Self-driving cars (manned with ‘backup’ safety occupants) have been tested in previous months and years across several US cities and Waymo announced very recently that it had started a commercial service (passengers pay for rides) in autonomous cars (if you want to know how tech companies have everyone’s daily transport needs in their sights this Wired article is an enlightening read).
Around a thousand deliveries had already been made by self-driving Prius cars, which had a human in the driver’s seat to deal with any issues, by the time the R1 pods made it onto the street – unmanned.
Nuro has revealed that the first Fry’s Food Stores customers have received their orders courtesy of the R1.
Beyond the novelty value of all this it could of course have big ramifications for the future of self-driving vehicles we see on our streets.
Will such pods be safer than self-driving cars (cars with artificial intelligence features have already been involved in several fatal accidents) and how will they impact on a burgeoning market for delivery by e-cargo bike for example?
Will the recent spate of operating licences extended to e-kickscooter and e-bike share schemes (for example see the headline news on Uber above) be precursors for the same companies to move into the same territory with larger automated vehicles so they can be linked together to form an ‘ecosystem’ of communicating vehicles….including e-bikes?
Plenty of food for thought. Meanwhile here’s the Nuro R1 pod in action:
Talking of the future of e-cargo bikes, over in the Netherlands Edelivery reports that Dutch supermarket chain Albert Heijn will deliver products for free via electric bikes as part of a partnership with a local smartphone app.
Customers will now be able to order from the retailer’s convenience range, AH to go, through the smartphone app Thuisbezorgd.nl, which offers goods from 7500 restaurants in the country.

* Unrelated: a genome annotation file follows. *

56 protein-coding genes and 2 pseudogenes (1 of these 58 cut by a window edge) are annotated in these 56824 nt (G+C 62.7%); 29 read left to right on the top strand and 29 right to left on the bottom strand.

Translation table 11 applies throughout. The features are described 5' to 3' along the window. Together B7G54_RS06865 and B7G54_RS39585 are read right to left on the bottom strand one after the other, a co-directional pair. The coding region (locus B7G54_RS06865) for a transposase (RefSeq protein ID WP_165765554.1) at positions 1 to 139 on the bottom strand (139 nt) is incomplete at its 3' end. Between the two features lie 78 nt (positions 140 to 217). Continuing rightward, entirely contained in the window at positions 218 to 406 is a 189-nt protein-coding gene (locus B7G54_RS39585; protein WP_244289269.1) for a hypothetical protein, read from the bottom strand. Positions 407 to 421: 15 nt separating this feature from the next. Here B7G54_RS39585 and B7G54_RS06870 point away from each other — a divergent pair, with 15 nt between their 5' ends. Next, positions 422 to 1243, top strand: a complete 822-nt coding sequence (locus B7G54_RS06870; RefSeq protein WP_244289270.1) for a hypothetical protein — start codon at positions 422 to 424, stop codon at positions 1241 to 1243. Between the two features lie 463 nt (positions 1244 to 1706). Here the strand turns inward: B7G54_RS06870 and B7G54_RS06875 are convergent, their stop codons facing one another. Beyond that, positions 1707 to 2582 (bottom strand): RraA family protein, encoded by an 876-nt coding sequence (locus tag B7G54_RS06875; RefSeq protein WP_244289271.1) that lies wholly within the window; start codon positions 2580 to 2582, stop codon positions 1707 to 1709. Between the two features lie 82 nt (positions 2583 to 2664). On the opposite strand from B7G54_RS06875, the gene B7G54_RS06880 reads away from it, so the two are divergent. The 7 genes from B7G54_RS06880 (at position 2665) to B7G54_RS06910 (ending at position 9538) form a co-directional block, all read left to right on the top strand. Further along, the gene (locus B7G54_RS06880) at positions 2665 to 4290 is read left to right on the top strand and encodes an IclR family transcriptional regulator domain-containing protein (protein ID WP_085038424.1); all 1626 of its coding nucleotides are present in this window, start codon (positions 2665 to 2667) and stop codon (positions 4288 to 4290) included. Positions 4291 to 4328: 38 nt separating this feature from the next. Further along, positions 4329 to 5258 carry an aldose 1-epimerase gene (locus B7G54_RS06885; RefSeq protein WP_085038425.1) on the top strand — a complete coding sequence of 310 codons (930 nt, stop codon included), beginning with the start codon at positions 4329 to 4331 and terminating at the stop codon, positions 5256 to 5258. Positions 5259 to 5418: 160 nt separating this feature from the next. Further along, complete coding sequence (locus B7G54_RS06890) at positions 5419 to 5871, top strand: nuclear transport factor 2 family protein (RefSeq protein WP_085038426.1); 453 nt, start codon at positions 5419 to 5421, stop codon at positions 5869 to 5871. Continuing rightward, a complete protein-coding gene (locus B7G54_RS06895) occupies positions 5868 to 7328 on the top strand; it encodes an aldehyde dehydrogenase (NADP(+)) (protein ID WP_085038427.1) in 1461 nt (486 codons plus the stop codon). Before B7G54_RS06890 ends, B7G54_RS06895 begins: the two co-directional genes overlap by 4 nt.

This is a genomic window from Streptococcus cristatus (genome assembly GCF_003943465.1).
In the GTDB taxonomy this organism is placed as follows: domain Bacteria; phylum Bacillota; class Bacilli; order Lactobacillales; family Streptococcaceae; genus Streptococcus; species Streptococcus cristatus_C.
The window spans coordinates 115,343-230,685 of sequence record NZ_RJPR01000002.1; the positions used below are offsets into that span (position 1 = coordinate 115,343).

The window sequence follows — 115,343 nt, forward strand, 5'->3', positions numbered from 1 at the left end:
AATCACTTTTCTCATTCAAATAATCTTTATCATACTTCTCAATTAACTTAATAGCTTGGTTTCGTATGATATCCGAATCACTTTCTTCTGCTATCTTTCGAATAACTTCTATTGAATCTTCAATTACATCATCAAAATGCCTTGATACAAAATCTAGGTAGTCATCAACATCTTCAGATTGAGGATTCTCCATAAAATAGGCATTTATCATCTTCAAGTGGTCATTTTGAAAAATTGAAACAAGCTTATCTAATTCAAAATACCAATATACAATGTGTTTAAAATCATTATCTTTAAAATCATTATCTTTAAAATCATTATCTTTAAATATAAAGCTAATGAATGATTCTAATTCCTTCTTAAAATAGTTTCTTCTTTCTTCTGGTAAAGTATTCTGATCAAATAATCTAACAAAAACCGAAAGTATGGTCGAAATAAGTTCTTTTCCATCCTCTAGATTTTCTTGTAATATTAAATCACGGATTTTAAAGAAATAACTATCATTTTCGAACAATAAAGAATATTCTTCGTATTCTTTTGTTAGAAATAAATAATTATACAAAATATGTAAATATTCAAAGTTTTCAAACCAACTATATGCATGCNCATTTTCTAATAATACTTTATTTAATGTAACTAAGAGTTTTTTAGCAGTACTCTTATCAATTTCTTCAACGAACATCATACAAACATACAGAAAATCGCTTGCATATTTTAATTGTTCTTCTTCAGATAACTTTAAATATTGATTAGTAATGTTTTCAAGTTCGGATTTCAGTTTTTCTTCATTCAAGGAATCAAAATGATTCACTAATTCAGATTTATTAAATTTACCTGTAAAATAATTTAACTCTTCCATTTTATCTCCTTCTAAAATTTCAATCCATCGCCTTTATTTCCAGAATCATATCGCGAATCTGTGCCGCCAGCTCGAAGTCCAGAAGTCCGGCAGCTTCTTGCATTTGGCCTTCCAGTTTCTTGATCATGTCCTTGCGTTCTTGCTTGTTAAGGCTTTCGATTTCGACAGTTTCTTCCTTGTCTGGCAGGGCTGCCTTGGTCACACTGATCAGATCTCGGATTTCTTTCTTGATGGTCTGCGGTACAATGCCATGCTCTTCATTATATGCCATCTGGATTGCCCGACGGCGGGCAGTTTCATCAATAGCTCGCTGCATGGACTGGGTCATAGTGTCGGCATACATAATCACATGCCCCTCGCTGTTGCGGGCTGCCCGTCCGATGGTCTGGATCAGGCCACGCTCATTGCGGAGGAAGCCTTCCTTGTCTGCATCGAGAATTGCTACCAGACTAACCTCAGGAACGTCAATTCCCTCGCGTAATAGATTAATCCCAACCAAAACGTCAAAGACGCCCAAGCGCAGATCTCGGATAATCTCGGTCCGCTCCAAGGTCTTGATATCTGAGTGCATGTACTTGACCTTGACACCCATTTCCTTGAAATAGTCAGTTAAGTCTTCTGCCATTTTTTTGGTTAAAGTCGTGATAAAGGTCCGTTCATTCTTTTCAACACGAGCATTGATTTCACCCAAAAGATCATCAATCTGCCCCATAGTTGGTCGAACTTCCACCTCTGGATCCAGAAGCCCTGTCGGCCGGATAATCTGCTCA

In Beyond E-bikes Part 1 we looked at, amongst other things, mono-wheels. bel & bel have come up with a novel design based on the conventional monowheel but incorporating a classic retro scooter design.
bel & bel are actually fine arts graduates (and brothers) from Barcelona in Spain and are ‘upcycling’ specialists but are looking to take the leap into mass production soon so look out for the Monowheel Z-one coming to a street near you (maybe)…
Accell Wants to Sell US Operations
Bike Europe reports that ‘Accell Group has announced that it is considering the sale of its American activities Accell North America Inc.Besides a sale of the activities, a restructuring is also possible…Accell Group says that it wants to limit the impact of ANA’s losses of the holding company’s 2018 profits.
In North America, Accell sells Raleigh Electric, iZip and Haibike e-bike brands as well as Raleigh, Diamondback, Redline and Ghost bike brands and the company also is the largest investor in the Beeline mobile service franchise chain.
It is part of the Accell Group NV based in Heerrenveen, Netherlands which owns Haibike, Winora, Batavus, Sparta, KOGA, Lapierre, Ghost, Raleigh, Diamondback, Tunturi, Atala, Loekie and XLC in addition to the above brands. Accell sells about 1.3 million bicycles a year, mainly in the American and European markets.
Near 80% Anti-dumping Duties Now Almost Certain on E-bikes from China into the EU
Bike Europe reports ‘It’s now almost certain; anti-dumping duties on e-bikes imported from China will be officially imposed next January. It looks like the last obstacle for the up to 79.3% extra duties being installed, has been overcome.’ More detail here.
Stay tuned for more e-bike news and reviews and thanks for reading!